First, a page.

BEIRUT, Lebanon — Ghaddi is just two months old. Lying in his mothers arms, it’s hard to believe that such a tiny person already has a lasting legacy.
He is the product of Lebanon’s first civil marriage and the first citizen in the country to be born without a legal religious sect since 1936.
In April, Ghaddi’s parents, Nidal Darwish and Kholoud Succariyeh, born Shia and Sunni respectively, defied the long-established sectarian system to become the first Lebanese couple remove all legal reference to their sects and get a civil marriage approved. Since then, 13 other couples have followed suit.
“Everything in Lebanon is related to sect. For this reason we chose to remove our sect and take our rights as Lebanese citizens,” Succariyeh said during an interview at the family home in Beirut. “We believe civil marriage is the first step towards a civil country, but it was not easy. This is so new to our closed society.”
Under Lebanon’s sectarian system, 18 religious denominations have their own authorities, political parties, civil laws and civil court system. The central government, ministries and even public service positions are distributed evenly between these groups.
Couples of mixed religions have in the past been forced to marry outside of the country, most commonly in neighboring Cyprus where civil marriage is permitted.
This had also been Darwish and Succariyeh's plan until they discovered a legal clause in the Lebanese constitution. Any Lebanese citizen that does not have a legal sect falls under a little known civil system for all civil matters including marriage.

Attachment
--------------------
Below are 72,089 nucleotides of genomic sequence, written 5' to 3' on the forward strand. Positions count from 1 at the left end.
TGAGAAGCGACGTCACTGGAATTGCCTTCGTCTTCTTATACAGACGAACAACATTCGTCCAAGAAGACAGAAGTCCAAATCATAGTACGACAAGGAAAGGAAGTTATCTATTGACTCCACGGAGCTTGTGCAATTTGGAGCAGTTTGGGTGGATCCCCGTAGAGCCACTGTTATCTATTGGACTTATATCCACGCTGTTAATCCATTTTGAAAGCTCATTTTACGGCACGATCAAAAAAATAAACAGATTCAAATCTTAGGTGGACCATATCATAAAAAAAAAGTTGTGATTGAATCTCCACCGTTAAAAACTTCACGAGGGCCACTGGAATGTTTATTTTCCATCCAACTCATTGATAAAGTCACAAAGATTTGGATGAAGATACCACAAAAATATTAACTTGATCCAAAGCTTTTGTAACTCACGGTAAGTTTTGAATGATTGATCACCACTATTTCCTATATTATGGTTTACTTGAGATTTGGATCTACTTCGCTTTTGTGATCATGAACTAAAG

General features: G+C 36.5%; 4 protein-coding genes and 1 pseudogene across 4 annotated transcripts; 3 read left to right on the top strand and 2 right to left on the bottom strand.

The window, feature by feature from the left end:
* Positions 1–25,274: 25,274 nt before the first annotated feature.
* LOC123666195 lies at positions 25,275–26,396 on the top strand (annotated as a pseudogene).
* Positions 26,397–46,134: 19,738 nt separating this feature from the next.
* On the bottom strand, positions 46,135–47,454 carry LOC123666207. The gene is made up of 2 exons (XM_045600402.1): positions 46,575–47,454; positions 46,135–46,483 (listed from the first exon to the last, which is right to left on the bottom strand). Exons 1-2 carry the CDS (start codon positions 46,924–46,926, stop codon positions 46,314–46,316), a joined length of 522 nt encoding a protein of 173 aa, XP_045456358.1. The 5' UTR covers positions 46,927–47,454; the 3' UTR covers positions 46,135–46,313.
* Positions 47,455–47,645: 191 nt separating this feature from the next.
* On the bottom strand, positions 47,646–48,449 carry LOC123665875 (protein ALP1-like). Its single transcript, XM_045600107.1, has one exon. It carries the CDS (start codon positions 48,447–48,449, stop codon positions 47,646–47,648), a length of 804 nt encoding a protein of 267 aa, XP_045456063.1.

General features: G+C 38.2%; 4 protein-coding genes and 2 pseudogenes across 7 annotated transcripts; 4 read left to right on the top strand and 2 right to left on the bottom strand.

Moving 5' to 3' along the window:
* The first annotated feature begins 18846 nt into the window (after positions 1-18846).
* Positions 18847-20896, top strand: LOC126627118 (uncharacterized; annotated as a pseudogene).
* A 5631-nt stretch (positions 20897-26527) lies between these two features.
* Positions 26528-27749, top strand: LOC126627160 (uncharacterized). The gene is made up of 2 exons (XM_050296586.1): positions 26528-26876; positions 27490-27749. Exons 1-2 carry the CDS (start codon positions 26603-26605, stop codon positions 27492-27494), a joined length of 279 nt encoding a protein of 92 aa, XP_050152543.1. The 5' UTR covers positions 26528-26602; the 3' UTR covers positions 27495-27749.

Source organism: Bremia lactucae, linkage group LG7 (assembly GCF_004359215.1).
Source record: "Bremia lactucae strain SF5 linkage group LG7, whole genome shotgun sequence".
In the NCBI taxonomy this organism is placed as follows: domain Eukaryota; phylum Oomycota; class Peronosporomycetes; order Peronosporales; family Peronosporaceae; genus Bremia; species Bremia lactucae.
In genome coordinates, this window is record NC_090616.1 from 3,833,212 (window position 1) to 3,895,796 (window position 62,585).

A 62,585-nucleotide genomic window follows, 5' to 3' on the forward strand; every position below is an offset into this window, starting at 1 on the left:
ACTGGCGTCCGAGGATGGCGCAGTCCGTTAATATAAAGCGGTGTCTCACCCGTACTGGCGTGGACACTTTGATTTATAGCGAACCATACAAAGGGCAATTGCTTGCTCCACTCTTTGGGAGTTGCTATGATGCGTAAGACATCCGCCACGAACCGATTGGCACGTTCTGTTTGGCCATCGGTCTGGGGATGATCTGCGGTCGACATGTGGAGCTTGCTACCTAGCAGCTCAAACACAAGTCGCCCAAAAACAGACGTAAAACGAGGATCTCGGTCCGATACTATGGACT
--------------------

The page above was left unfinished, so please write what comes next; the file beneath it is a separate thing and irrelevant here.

“This article already existed in law but they didn’t notice it. We pushed them to pay attention to it,” Succariyeh said, adding that she and Darwish studied law for a year prior to pursuing a civil marriage. They negotiated and argued their case from November to April before Lebanese authorities finally caved and signed their marriage papers.
The birth of sect-less Ghaddi is shaking up the system even more.
On Thursday, Lebanese Justice Minister Shakib Qortbawi announced plans for a draft law that will allow all couples, regardless of sect, the option of a civil marriage within Lebanon.
“It is a huge step,” said Joseph Bechara who has assisted 10 couples, including Darwish and Succariyeh, in their fight to obtain civil marriages. “I am very proud and happy to see the reaction of our citizens. They really got the message. This is a step towards a society that respects diversity and respects individual choice and human rights.”
But the push for civil marriage is not without its enemies.
Prime Minister Najib Miqati and Grand Mufti Sheikh Mohammed Rashid Qabbani rejected the move, with Qabbani issuing a fatwa against approval of any such law.
Darwish and Succariyeh have dealt with death threats and warnings since they went public with their intentions to seek a civil marriage in January.
“In our village people attacked my parents home. They smashed the windows,” said Succariyeh. “Many people made abusive phone calls, cursing my parents … A Sunni mufti announced on TV we are non-believers.”
Succariyeh took much of this in stride, but the hardest blow was a threat made to little Ghaddi.